Technology, Creativity, & The Bottom Line
December 1, 2003
We techies love new gear for its own sake. Meanwhile, our bosses have a business to run. A business fraught with tight margins and splintering audiences.
At November’s SMPTE Technical Conference in New York City, there was a networking session that showed how some of the gear we love might also appeal to our bosses. Representatives from Tribune Broadcasting, NBC, PBS, SignaSys, and Time Warner Cable’s Local News Group explained how they used IT to lower costs, create a more efficient workflow, and improve the product.
A core of commodity-priced IT equipment (computers, servers, storage, routing, and networking) surrounded by a thin layer of video/audio I/O gear was a common thread in all the presentations. Less reliance on VCRs lowered tape costs and reduced maintenance. But most importantly, networks enabled workflow changes.
Ira Goldstone, Tribune Broadcasting’s vice president of engineering, said they wanted to break down the barriers between islands such as news, editing, and graphics within a station and between stations. The vision was to move creation to the desktop with a centralized system for ingesting, converting, and managing files.
Sixty-five percent of Tribune’s news graphics are now created by producers with templates at the desktop. Eighty percent of news editing is done by journalists at the desktop. Craft editing is limited to complex pieces. Displaced editors have been redeployed to the field to shoot more footage. And content is readily shared between stations.
NBC wanted to improve graphics production for its 14 stations and Telemundo. They began by identifying operations that didn’t add value. Here, too, templates carry a majority of the load. The remainder—complex graphics, animations, and new templates—are ordered by producers from their desktops, prepared by a team of 30 artists at NBC’s new ArtHouse in Fort Worth, and uploaded back to the station.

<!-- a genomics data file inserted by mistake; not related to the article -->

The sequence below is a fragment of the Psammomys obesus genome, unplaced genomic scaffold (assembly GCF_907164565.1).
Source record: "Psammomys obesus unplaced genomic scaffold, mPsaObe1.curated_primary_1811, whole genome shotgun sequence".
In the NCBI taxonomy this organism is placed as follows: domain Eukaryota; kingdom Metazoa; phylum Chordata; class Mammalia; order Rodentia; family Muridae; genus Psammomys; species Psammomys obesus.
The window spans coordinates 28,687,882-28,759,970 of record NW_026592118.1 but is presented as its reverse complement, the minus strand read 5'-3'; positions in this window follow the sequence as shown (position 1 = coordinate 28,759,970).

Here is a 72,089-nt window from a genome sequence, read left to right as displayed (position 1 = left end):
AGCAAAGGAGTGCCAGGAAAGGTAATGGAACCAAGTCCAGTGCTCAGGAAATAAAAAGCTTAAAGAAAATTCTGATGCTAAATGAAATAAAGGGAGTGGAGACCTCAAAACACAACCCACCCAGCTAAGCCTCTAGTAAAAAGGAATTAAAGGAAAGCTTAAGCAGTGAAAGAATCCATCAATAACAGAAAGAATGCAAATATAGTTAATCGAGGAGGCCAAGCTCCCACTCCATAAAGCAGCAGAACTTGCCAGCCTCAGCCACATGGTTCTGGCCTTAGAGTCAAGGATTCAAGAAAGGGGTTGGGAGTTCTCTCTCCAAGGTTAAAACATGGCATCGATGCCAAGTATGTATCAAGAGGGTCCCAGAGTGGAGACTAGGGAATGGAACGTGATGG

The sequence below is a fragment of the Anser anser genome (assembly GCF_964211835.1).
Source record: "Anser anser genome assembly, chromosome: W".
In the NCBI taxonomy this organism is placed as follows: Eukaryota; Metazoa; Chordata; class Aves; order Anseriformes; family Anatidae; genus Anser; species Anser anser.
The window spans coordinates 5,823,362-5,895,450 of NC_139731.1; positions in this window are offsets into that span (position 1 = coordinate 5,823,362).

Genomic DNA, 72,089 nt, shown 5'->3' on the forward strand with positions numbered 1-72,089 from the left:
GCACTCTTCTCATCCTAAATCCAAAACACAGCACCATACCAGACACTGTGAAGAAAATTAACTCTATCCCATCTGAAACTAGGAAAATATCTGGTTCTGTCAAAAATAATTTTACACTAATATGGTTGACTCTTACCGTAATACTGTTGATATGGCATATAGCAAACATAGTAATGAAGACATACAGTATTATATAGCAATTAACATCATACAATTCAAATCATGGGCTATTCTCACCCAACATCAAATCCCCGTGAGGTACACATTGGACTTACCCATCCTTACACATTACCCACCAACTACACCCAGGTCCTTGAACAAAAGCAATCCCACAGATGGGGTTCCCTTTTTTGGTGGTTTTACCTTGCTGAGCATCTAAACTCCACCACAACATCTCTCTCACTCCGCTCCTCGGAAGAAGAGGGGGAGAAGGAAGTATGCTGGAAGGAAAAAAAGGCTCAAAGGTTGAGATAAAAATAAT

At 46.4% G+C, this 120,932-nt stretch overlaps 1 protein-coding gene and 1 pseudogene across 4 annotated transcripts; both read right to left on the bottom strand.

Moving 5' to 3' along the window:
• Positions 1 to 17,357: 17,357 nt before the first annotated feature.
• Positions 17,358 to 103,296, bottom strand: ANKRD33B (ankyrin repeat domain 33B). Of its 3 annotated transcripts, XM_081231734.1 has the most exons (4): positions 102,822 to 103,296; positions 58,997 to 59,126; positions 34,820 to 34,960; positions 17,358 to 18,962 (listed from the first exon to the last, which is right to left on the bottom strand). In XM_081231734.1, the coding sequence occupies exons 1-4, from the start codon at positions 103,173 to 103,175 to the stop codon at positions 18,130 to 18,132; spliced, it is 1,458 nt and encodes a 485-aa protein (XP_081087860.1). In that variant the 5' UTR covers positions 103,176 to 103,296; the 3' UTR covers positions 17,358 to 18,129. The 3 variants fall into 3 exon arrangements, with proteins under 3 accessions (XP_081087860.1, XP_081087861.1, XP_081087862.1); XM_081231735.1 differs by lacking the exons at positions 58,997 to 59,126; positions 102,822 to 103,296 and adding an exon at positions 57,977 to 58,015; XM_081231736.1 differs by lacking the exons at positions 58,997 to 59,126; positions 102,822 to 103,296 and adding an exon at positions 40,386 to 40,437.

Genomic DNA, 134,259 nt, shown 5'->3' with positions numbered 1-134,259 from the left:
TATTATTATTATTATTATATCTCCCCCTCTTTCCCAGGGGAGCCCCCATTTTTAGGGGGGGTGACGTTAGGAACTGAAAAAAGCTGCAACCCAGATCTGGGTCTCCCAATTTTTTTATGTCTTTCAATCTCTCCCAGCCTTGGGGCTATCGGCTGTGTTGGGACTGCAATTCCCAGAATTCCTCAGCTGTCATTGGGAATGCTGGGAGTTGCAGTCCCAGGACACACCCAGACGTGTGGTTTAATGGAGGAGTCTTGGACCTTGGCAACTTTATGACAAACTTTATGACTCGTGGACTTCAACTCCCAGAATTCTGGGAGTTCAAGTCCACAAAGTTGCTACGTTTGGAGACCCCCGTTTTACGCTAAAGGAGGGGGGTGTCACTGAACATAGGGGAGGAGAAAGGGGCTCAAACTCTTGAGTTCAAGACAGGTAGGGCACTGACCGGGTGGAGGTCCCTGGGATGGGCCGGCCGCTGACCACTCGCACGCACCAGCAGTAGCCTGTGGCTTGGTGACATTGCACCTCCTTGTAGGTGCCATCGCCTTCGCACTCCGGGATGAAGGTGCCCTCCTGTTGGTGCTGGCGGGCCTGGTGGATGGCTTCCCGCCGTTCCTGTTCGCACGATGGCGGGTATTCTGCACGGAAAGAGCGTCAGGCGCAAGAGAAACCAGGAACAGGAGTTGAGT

Savings came from less expensive equipment, shared content, and fewer, more productive workers. But Richard Wescott, technology vice president for NBC Stations, cautions that while making these savings, “You don’t want to hurt your business. You want to improve quality...and give stations the facilities and technology they need to succeed.”
What are some creative advantages? WGN can now drag and drop forest-fire footage from KTLA’s database without bothering the KTLA staff already up to their necks in other projects. NBC stations are using an average of six times more graphics with animations and moving backgrounds they didn’t have before. Reporters can file from virtually anywhere with laptops and sat phones.
Reaping benefits requires careful planning. IT wasn’t designed for video. This isn’t just centralization and plugging into a business network and the Internet. Network design and security are major concerns. Each station is different. But, as Pinnacle Systems’ Al Kovalick says, “You have a lot of flexibility. You can sweet-talk IT into working really well in networked media systems if you obey the rules properly.” Much of SMPTE’s standards work these days is aimed at defining those rules.